Having no choice, I took their test. Then I waited for the bank psychologist to schedule a meeting to review the results with me. I don't know how it's done now but in those days only a licensed psychologist could interpret and deliver test scores. The morning of my appointment, I was so anxious I persuaded my wife to accompany me. To further help me deal with the anticipated exposure, I wore a bright yellow Merimeko tie.
The psychologist put on his half-lens glasses to read my results, then took them off and held them while explaining my score. "Well," he started, "I guess the first thing I should say is that you have a 140 IQ. That's genius level, high enough to get you into Mensa if you're inclined to that sort of thing." I leaned back in my chair, put my hands behind my head, stared at the man and smiled. Son of a gun, I thought, they must have mixed up tests. Either that or I've fooled them, too.
The psychologist went on to explain what it meant to have a high IQ. He said I could do things quicker than most people, but that the facility would have no real bearing on my success. He told me the president of the bank wasn't as intelligent as I was, but that he probably worked a lot harder. The point was that, he said leaning forward for emphasis, the determining factor in my success, as it was for everyone, would be my motivation and commitment, not my relatively high IQ.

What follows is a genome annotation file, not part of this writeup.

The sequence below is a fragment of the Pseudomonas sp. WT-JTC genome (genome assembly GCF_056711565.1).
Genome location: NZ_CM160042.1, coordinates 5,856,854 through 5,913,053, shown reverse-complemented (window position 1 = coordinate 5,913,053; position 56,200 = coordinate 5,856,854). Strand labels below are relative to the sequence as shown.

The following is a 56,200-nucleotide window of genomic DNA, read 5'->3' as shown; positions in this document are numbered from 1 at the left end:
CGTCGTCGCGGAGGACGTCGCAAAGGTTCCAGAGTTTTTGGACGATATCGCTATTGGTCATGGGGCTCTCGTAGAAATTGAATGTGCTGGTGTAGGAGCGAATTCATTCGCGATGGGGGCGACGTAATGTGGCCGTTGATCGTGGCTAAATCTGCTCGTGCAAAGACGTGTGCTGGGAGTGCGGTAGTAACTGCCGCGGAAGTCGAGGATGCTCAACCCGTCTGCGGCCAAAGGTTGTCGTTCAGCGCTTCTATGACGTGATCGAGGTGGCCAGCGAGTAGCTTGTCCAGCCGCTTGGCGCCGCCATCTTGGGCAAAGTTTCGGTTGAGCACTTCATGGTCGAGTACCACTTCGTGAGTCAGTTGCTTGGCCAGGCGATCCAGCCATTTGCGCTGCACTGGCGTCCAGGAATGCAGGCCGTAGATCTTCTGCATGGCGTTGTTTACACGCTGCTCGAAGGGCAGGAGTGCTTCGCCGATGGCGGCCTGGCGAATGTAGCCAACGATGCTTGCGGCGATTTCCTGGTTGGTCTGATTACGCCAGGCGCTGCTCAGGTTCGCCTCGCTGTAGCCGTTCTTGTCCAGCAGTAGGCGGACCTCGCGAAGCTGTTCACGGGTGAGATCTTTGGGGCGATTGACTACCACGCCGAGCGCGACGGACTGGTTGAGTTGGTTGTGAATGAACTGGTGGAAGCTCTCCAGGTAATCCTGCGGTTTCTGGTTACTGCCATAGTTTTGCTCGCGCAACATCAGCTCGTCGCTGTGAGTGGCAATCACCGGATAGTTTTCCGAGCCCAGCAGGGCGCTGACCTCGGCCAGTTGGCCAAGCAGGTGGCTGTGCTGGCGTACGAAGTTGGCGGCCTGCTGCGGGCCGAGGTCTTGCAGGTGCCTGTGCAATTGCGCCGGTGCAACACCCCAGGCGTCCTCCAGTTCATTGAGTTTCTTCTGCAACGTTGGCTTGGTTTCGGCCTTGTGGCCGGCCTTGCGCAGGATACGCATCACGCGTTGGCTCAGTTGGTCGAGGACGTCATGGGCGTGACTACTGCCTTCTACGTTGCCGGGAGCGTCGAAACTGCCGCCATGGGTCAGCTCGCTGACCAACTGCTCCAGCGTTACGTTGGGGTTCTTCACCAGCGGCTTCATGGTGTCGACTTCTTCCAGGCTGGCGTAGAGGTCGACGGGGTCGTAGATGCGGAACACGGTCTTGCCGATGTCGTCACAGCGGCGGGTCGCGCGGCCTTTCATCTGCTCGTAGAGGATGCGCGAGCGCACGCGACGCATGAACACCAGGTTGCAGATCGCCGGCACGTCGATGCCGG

At the end of our conversation, the psychologist said I might want to ask myself if I really wanted a career in banking. When I asked what had prompted his comment, he pointed the stem of his glasses at my tie. He explained that banking required a certain amount of decorum or conformity - after all, a banker's first responsibility was to protect his depositors' money - and if I wasn't willing to adopt a conservative lifestyle, beginning with my attire, perhaps I wasn't cut out for the field.
Between the psychologist's office and the elevator, I decided to disregard my first test score and believe the second. In the car, I kissed my wife and whispered in her ear, "Your husband is a genius."
I was 29, reborn as a genius. No, actually, my reaction has been more complicated than that. For the first six months, I did think of myself as a genius. If I thought about it while shaving, I might wink at my image in the mirror. But then, when I acknowledged that I couldn't accept the second score to the exclusion of the first, I decided the whole IQ thing was nonsense. Much later, in my fifties when I started reading the MIT psychologist, Howard Gardner, I agreed with his premise that there are a number of types of intelligence, none of which is easily measured. The only thing I can say with certainty about my intelligence is that since the seventh grade, when it comes to taking tests, I am well below average. My mother set up an external authority, that authority found me wanting, and I have never, to this day, recovered from it. I dread reaching the age when I have to retake the written portion of my driver's test.
Don't let other people tell you about who you are.